Realistic (circumstantial) vs. general (hypothetical) possibility in Jaminjung/Ngaliwurru: Evidence for a fundamental semantic distinction

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Description

In this paper, we argue that Jaminjung, a Western Mirndi language spoken in Northern Australia, displays a clearcut formal distinction between a realistic (circumstantial) and a hypothetical (general/stereotypical possibility) modal. These modals are verbal affixes which between them carve up the entire semantic domain of non-epistemic modality and future time reference; epistemic modality has a distinct manifestation as a modal adverb. Like a number of other non-European languages (e.g. Davis et al. 2009; Deal 2011), Jaminjung does not lexicalize modal force: it only has possibility modals.
The realistic modal has an underspecified circumstantial conversational background in the sense of Kratzer (1981; 1991: 664), as refined by Thomas (2014: 439): accessible possible worlds are compatible with the speaker’s perception of relevant facts in the actual world at the time of modal evaluation. In affirmative contexts, only this modal is compatible with additional deontic, teleological or bouletic conversational backgrounds. A typical (future-oriented) usage of the modal is illustrated in (1). This modal can also combine with past imperfective verb forms, with a past counterfactual reading.

(1) na-w-ijga warnanggal-bina, juwud=biya jarlag na-w-iyaj
2SG-CIRC-go doctor-ALL eye=then good 2SG-CIRC-be
(Discussing eye operation appointments:)
‘you should go to the doctor, your eyes will/may become (lit. be) good then’

The hypothetical modal is incompatible with tense marking. In affirmative contexts, it is employed to describe natural laws but also stereotypical behaviours of natural kinds including humans. Example (2), unlike (1), is about a hypothetical encounter with a healer and its generic features. This modal also appears in all negative modal contexts except in past tense.

(2) mayi=biya warrng-warrng yaniny-garrga, (... )
person=then RDP-walk HYP:3SG>2SG-approach
jarlag yaniny-gilinyma
good HYP:3SG>2SG-make
(Discussing methods of traditional healers:)
‘The person may walk up to you, (touch you, and) make you well’

Modals with the properties of the Jaminjung hypothetical modal have not received much attention in the linguistic literature, but may be widespread in Australian and other lesser described languages. Notions that come closest to capturing the semantics of this modal are stereotypical modality based on “the normal course of events” (Kratzer 1981: 45), DePraetere & Reed’s (2011) “general possibility”, Müller’s (2012) “abstract X-possibility”, and the aleatory uncertainty invoked in the literature on risk assessment (e.g. Paté-Cornell 1996).
The lack of interaction of the hypothetical modal with tense can be accounted for by the assumption that general possibilities are timeless (Müller 2012: 57–58). Considering realistic possibilities a subset of general possibilities (in other words, any possibility arising in the actual world has to be in line with natural laws and expected behaviours) can account for the sole use of the hypothetical modal under negation, since a negated hypothetical proposition entails the corresponding proposition involving the realistic modal.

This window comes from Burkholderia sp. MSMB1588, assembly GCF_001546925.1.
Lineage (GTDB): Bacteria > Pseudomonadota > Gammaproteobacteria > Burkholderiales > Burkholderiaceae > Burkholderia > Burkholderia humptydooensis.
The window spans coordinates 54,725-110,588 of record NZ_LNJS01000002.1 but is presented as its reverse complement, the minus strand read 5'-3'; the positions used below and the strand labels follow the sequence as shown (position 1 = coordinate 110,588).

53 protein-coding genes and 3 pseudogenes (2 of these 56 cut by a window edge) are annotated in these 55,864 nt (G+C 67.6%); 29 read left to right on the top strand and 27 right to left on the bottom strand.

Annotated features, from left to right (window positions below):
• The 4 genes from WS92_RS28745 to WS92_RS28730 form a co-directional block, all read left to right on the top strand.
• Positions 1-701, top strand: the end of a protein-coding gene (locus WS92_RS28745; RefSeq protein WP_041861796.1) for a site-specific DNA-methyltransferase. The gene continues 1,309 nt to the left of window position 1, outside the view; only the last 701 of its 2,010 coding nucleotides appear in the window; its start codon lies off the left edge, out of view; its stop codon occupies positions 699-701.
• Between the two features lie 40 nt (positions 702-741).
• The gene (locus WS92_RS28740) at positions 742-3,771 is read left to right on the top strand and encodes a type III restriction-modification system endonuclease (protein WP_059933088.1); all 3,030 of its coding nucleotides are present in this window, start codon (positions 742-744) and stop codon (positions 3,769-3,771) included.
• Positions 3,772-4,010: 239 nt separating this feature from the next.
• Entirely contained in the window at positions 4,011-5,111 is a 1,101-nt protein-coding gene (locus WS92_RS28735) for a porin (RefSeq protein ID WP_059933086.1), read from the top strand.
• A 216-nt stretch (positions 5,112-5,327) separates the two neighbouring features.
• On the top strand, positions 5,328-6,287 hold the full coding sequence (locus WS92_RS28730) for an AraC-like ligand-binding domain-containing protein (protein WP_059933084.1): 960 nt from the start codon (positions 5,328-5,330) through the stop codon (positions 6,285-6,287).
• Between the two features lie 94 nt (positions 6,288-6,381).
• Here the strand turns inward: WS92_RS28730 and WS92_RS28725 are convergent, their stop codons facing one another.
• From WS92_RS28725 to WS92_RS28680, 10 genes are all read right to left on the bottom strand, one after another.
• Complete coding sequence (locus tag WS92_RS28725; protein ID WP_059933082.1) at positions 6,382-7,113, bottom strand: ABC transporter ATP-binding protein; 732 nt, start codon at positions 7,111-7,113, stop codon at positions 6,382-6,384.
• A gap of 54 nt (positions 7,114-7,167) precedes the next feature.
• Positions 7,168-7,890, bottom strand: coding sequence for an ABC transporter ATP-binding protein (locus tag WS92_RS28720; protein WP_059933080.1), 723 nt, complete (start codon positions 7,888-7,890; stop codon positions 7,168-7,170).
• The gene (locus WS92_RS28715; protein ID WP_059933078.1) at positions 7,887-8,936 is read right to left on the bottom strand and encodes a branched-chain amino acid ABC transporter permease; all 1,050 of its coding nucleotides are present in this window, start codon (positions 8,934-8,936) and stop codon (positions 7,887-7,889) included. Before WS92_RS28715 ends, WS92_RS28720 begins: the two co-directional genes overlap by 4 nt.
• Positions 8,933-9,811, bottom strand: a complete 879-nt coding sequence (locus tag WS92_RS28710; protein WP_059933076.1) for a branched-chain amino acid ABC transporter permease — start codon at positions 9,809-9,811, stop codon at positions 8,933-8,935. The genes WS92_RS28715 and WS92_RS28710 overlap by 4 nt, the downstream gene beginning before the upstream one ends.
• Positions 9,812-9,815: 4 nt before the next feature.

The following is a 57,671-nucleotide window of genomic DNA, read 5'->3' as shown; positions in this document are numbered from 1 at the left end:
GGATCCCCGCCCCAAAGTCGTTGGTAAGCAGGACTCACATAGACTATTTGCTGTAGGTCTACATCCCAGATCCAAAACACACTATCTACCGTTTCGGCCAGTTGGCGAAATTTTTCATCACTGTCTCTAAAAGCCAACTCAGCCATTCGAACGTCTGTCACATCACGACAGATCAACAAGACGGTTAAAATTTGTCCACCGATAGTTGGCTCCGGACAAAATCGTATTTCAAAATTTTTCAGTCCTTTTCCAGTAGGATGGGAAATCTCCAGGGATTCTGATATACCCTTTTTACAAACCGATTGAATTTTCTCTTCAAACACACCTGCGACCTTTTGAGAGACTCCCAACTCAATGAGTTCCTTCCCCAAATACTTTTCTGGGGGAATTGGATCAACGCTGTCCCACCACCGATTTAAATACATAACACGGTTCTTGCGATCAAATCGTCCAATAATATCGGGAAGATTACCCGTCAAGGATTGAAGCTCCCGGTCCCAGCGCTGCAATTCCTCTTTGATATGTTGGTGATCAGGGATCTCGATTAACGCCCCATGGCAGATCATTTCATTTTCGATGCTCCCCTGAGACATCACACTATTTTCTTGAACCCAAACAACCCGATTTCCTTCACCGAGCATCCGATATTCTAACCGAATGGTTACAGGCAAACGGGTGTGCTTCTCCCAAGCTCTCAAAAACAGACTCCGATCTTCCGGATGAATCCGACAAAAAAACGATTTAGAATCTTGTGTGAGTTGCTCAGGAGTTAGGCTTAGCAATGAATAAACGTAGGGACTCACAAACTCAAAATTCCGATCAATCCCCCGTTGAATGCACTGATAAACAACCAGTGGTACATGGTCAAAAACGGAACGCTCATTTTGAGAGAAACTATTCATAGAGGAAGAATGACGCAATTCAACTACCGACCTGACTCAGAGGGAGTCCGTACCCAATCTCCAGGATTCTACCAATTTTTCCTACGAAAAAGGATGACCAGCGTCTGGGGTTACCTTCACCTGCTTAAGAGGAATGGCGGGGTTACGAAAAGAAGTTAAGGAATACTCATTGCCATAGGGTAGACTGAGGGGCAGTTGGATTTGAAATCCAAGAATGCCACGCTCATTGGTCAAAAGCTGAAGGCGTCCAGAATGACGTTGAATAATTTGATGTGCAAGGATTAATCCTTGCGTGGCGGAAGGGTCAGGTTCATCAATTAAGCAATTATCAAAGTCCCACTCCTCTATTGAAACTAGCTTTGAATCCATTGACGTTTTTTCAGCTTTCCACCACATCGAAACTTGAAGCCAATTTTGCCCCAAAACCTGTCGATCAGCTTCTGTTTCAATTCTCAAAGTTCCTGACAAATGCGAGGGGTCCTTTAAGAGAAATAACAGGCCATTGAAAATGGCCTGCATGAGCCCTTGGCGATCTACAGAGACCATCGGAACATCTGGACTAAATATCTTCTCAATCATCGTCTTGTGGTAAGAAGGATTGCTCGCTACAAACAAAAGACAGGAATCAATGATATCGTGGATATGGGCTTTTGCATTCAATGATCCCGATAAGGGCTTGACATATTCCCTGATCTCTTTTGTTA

Finally, we need to account for a further observation: the frequent use of the hypothetical modal in an apprehensional function to express possible but undesirable events, e.g. in warnings. We argue that this interpretation arises through pragmatic implicature: a possibility that is to be avoided is presented as a merely hypothetical, non-contingent possibility.

References
Davis, Henry, Lisa Matthewson, and Hotze Rullmann (2009), 'Out of control' marking as circumstantial modality in St'át'imcets, in L. Hogeweg, H. de Hoop, and A. Malchukov (eds), Cross-linguistic Semantics of Tense, Aspect and Modality, Amsterdam: John Benjamins, 205–244.
Deal, Amy Rose (2011), Modals without Scales, Language 87(3), 559-585.
Depraetere, Ilse, and Susan Reed (2011), Towards a more explicit taxonomy of root possibility in English. English Language and Linguistics 15(1), 1–29.
Kratzer, Angelika (1981), The notional category of modality, in H.-J. Eikmeyer, and H. Rieser (eds), Words, Worlds, and Contexts, Berlin: Mouton de Gruyter, 38-74.
Kratzer, Angelika (1991), Modality, in A. v. Stechow, and D. Wunderlich (eds), Semantik / Semantics. An International Handbook of Contemporary Research, Berlin: Mouton de Gruyter, 639-650.
Müller, Thomas (2012), Branching in the landscape of possibilities, Synthese 188, 41–65.
Paté-Cornell, M. Elizabeth (1996), Uncertainties in risk analysis: Six levels of treatment. Reliability Engineering & System Safety 54(2-3), 95-111.
Thomas, Guillaume (2014), Circumstantial modality and the diversity condition. Proceedings of Sinn und Bedeutung 18, 433-450.
Period23 Aug 2019
Event titleAnnual Meeting of the Societas Linguistica Europaea 2019
Event typeConference
LocationLeipzig, GermanyShow on map
Degree of RecognitionInternational

Keywords

  • Modality
  • Typology
  • Semantics